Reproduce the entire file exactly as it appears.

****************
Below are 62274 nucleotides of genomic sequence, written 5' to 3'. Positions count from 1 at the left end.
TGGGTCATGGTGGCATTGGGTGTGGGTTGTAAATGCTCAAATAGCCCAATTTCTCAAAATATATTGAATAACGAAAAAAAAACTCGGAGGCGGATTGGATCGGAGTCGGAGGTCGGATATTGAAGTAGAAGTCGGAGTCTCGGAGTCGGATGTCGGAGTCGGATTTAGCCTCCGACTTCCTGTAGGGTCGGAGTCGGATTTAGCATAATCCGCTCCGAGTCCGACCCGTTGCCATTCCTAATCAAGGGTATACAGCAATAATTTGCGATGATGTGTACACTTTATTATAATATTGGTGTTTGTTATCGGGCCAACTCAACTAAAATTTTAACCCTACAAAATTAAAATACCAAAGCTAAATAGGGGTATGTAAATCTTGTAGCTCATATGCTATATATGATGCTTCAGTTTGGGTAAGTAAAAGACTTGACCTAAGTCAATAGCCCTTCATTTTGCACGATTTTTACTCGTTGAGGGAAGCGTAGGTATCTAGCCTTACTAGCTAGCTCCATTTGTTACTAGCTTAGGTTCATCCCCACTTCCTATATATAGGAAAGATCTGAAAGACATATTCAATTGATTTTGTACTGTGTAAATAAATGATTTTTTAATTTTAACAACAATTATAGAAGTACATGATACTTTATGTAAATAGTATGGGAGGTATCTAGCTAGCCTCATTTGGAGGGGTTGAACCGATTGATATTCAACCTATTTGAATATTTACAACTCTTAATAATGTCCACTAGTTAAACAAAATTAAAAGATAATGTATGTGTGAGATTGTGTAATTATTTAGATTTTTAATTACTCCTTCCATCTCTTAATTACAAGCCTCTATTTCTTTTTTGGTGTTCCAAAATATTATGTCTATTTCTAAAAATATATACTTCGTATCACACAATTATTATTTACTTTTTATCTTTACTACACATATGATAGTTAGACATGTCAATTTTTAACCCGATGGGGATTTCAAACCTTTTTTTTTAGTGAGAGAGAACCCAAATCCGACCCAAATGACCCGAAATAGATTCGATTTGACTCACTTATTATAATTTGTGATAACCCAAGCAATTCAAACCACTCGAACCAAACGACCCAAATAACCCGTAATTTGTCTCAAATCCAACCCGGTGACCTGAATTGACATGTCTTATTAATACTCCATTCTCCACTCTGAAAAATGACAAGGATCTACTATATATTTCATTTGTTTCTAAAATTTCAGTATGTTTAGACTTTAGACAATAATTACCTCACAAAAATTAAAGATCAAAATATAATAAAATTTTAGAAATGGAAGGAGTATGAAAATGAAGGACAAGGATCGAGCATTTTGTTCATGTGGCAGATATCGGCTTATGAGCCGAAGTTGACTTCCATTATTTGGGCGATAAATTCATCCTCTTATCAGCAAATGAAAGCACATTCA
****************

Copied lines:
Below are 62274 nucleotides of genomic sequence, written 5' to 3'. Positions count from 1 at the left end.
TGGGTCATGGTGGCATTGGGTGTGGGTTGTAAATGCTCAAATAGCCCAATTTCTCAAAATATATTGAATAACGAAAAAAAAACTCGGAGGCGGATTGGATCGGAGTCGGAGGTCGGATATTGAAGTAGAAGTCGGAGTCTCGGAGTCGGATGTCGGAGTCGGATTTAGCCTCCGACTTCCTGTAGGGTCGGAGTCGGATTTAGCATAATCCGCTCCGAGTCCGACCCGTTGCCATTCCTAATCAAGGGTATACAGCAATAATTTGCGATGATGTGTACACTTTATTATAATATTGGTGTTTGTTATCGGGCCAACTCAACTAAAATTTTAACCCTACAAAATTAAAATACCAAAGCTAAATAGGGGTATGTAAATCTTGTAGCTCATATGCTATATATGATGCTTCAGTTTGGGTAAGTAAAAGACTTGACCTAAGTCAATAGCCCTTCATTTTGCACGATTTTTACTCGTTGAGGGAAGCGTAGGTATCTAGCCTTACTAGCTAGCTCCATTTGTTACTAGCTTAGGTTCATCCCCACTTCCTATATATAGGAAAGATCTGAAAGACATATTCAATTGATTTTGTACTGTGTAAATAAATGATTTTTTAATTTTAACAACAATTATAGAAGTACATGATACTTTATGTAAATAGTATGGGAGGTATCTAGCTAGCCTCATTTGGAGGGGTTGAACCGATTGATATTCAACCTATTTGAATATTTACAACTCTTAATAATGTCCACTAGTTAAACAAAATTAAAAGATAATGTATGTGTGAGATTGTGTAATTATTTAGATTTTTAATTACTCCTTCCATCTCTTAATTACAAGCCTCTATTTCTTTTTTGGTGTTCCAAAATATTATGTCTATTTCTAAAAATATATACTTCGTATCACACAATTATTATTTACTTTTTATCTTTACTACACATATGATAGTTAGACATGTCAATTTTTAACCCGATGGGGATTTCAAACCTTTTTTTTTAGTGAGAGAGAACCCAAATCCGACCCAAATGACCCGAAATAGATTCGATTTGACTCACTTATTATAATTTGTGATAACCCAAGCAATTCAAACCACTCGAACCAAACGACCCAAATAACCCGTAATTTGTCTCAAATCCAACCCGGTGACCTGAATTGACATGTCTTATTAATACTCCATTCTCCACTCTGAAAAATGACAAGGATCTACTATATATTTCATTTGTTTCTAAAATTTCAGTATGTTTAGACTTTAGACAATAATTACCTCACAAAAATTAAAGATCAAAATATAATAAAATTTTAGAAATGGAAGGAGTATGAAAATGAAGGACAAGGATCGAGCATTTTGTTCATGTGGCAGATATCGGCTTATGAGCCGAAGTTGACTTCCATTATTTGGGCGATAAATTCATCCTCTTATCAGCAAATGAAAGCACATTCA